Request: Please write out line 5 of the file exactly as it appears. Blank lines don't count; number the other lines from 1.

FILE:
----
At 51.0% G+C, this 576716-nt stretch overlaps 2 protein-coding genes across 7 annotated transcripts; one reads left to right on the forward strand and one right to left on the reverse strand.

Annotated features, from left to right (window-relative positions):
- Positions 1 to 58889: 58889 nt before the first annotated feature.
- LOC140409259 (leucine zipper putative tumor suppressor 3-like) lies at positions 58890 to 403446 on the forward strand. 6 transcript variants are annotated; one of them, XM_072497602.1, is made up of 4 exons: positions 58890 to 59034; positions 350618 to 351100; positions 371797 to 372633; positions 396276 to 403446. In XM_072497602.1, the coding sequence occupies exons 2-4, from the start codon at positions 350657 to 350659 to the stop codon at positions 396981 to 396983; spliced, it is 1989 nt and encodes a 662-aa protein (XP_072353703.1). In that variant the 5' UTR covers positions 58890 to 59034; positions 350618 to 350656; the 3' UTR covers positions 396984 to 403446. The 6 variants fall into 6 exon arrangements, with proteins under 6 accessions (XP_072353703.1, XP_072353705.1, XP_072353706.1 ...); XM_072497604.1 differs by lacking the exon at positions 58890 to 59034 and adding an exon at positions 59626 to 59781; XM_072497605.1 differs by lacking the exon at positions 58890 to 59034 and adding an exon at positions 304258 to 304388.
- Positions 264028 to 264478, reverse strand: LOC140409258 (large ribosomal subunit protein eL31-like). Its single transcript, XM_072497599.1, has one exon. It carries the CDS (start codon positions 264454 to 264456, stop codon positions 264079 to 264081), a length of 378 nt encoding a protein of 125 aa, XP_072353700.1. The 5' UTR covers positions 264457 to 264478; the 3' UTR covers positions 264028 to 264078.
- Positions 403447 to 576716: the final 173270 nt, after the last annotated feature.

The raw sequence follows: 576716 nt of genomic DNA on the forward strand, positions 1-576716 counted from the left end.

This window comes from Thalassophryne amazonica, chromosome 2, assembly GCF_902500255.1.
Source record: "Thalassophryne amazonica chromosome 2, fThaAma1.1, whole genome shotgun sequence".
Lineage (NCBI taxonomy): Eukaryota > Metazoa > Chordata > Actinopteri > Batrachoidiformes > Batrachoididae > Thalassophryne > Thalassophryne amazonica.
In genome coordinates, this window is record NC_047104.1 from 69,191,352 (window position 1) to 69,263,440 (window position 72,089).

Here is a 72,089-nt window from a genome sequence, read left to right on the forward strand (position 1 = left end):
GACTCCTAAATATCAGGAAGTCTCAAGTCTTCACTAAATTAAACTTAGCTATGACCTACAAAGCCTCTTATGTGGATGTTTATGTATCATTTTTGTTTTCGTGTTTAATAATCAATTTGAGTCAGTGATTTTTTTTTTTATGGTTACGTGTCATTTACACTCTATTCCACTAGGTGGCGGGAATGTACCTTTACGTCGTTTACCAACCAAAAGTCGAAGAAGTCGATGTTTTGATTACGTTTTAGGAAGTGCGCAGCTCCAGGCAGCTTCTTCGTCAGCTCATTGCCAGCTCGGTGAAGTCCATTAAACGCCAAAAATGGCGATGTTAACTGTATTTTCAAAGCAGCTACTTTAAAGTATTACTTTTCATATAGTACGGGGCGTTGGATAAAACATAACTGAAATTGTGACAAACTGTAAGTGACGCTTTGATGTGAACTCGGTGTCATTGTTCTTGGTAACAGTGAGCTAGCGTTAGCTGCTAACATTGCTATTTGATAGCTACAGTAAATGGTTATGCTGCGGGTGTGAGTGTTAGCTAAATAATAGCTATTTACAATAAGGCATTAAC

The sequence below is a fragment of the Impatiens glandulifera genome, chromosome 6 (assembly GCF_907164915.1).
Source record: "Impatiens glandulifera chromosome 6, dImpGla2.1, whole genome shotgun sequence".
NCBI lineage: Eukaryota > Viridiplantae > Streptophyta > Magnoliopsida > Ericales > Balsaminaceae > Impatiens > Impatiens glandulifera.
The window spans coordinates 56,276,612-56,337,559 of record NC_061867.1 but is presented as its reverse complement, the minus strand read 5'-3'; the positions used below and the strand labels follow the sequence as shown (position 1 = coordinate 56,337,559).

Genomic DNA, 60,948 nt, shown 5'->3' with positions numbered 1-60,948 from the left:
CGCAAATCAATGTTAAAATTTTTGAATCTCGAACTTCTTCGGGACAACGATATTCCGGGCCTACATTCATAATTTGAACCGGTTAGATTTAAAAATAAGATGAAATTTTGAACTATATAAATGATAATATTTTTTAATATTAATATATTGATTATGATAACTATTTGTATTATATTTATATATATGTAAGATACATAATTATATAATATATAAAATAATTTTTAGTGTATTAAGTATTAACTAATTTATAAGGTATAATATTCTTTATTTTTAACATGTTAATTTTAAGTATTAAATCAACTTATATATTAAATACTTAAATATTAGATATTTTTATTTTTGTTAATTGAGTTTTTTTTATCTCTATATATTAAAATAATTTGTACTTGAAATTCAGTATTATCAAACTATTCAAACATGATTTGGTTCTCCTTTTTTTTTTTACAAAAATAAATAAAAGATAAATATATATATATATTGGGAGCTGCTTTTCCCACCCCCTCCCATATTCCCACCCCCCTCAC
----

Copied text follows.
- Positions 264028 to 264478, reverse strand: LOC140409258 (large ribosomal subunit protein eL31-like). Its single transcript, XM_072497599.1, has one exon. It carries the CDS (start codon positions 264454 to 264456, stop codon positions 264079 to 264081), a length of 378 nt encoding a protein of 125 aa, XP_072353700.1. The 5' UTR covers positions 264457 to 264478; the 3' UTR covers positions 264028 to 264078.